On November 26, the Dusseldorf Regional Court handed down a long awaited decision in the so-called automotive patent wars (case ID 4c O 17/19). The court referred heatedly debated questions in connection with the enforcement of standard essential patents (“SEPs”) to the Court of Justice of the European Union (“CJEU”). The detailed set of questions addresses two main issues:
1. Whether the entity selling a device (here a car) that includes a component that implements the technology protected by the SEP would be in compliance with the FRAND procedure set out by the CJEU in Huawei v. ZTE if it were to refer the SEP holder to the upstream component supplier rather than making a fair reasonable and non-discriminatory (“FRAND”) offer itself; and
2. Certain clarifications on the Huawai v. ZTE requirements regarding the timing of the steps in what is often referred to as the “FRAND dance.”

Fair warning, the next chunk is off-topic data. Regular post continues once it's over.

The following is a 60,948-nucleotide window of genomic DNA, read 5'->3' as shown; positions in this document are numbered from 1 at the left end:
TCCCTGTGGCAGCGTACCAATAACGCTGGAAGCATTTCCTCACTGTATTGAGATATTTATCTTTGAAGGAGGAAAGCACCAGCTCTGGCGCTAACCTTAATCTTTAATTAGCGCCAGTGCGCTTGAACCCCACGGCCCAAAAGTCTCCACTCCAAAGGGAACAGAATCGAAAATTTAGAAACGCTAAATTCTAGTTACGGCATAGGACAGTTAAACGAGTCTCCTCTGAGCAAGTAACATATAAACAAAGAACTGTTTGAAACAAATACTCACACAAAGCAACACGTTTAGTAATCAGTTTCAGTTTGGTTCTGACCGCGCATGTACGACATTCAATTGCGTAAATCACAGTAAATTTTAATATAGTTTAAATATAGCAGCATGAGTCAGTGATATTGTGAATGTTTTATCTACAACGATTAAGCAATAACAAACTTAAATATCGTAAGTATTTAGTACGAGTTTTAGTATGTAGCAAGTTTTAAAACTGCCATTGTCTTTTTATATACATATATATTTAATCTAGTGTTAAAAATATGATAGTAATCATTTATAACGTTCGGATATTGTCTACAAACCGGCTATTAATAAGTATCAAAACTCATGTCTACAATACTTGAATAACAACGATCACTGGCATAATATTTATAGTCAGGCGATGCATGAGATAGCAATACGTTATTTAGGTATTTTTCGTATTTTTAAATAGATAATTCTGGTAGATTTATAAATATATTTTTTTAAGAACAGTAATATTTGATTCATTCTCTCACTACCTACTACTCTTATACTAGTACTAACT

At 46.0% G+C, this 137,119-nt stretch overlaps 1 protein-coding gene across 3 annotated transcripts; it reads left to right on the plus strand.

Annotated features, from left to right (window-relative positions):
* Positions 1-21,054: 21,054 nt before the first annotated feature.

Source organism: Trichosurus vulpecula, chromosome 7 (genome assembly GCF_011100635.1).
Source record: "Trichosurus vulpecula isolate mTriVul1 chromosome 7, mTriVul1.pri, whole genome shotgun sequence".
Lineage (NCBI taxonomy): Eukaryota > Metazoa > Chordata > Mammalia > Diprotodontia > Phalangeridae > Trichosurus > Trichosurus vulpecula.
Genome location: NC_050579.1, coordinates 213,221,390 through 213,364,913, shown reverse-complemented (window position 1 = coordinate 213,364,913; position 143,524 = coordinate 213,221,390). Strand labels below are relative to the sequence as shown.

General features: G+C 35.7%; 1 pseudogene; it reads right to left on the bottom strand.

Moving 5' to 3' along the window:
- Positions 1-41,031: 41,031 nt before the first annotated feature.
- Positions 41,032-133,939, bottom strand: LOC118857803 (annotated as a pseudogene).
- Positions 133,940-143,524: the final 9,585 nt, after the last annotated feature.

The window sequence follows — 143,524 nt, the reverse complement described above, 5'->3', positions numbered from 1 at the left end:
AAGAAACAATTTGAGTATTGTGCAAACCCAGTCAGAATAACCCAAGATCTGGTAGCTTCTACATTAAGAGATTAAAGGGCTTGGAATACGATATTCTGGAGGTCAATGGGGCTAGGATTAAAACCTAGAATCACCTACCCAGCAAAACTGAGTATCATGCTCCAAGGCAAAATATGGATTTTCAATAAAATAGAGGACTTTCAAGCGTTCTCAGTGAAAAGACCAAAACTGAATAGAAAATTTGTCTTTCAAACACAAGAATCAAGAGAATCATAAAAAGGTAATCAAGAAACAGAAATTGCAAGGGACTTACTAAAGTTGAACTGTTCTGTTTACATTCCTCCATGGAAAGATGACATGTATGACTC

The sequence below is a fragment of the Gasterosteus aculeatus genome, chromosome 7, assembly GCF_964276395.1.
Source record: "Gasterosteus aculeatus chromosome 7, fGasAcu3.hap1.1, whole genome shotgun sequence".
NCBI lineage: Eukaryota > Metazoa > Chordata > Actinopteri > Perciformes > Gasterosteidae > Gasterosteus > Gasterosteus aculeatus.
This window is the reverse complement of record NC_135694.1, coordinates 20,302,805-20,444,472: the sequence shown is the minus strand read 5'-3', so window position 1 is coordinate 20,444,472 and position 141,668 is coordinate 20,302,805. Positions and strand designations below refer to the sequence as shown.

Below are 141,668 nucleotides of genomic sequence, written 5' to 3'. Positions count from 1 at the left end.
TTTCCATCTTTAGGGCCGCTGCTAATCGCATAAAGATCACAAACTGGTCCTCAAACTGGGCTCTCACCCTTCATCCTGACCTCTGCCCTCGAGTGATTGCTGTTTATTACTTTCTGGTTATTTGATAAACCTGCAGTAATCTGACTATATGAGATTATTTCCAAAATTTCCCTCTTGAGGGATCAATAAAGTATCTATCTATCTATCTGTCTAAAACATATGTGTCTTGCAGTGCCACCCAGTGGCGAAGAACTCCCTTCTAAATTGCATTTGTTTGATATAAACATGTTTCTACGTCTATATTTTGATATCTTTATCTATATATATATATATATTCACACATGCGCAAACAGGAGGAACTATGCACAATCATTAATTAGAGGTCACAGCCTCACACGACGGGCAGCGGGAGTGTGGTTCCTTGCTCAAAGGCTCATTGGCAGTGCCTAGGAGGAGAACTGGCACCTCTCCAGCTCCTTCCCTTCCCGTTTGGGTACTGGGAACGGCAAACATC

Although the outcome of an order for reference cannot be foretold, the CJEU decision is expected to be the most influential decision on FRAND licensing since the 2015 Huawei v. ZTE ruling (case ID C-170/13). It may create a more predictable framework of licensing negotiations for both SEP holders and implementers. In addition, it may encourage national courts to finally take a clear stance on the FRAND compliance of an offer in certain cases.
In this blog post we will give a short overview of the background of the current SEP battles and an outlook of the practical consequences of the CJEU ruling.